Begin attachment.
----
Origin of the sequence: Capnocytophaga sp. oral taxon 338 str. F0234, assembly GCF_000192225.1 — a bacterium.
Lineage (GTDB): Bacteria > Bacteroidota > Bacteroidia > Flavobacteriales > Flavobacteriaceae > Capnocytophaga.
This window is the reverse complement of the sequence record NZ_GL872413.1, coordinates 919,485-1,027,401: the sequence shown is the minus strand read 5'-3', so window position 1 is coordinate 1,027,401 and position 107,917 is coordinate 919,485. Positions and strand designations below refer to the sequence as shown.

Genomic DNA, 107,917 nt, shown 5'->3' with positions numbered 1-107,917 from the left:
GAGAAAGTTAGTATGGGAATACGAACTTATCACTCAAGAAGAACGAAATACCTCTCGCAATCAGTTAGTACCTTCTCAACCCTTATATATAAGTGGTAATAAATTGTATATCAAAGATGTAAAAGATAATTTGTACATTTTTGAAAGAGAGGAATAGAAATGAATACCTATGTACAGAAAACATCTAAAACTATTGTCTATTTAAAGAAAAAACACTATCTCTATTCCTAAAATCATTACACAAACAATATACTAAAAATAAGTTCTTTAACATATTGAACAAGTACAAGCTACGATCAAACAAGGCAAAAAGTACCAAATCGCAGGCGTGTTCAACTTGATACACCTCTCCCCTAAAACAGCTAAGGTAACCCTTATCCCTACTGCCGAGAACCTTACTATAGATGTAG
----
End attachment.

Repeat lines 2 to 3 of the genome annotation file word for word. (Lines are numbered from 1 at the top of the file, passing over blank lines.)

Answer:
Lineage (GTDB): Bacteria > Bacteroidota > Bacteroidia > Flavobacteriales > Flavobacteriaceae > Capnocytophaga.
This window is the reverse complement of the sequence record NZ_GL872413.1, coordinates 919,485-1,027,401: the sequence shown is the minus strand read 5'-3', so window position 1 is coordinate 1,027,401 and position 107,917 is coordinate 919,485. Positions and strand designations below refer to the sequence as shown.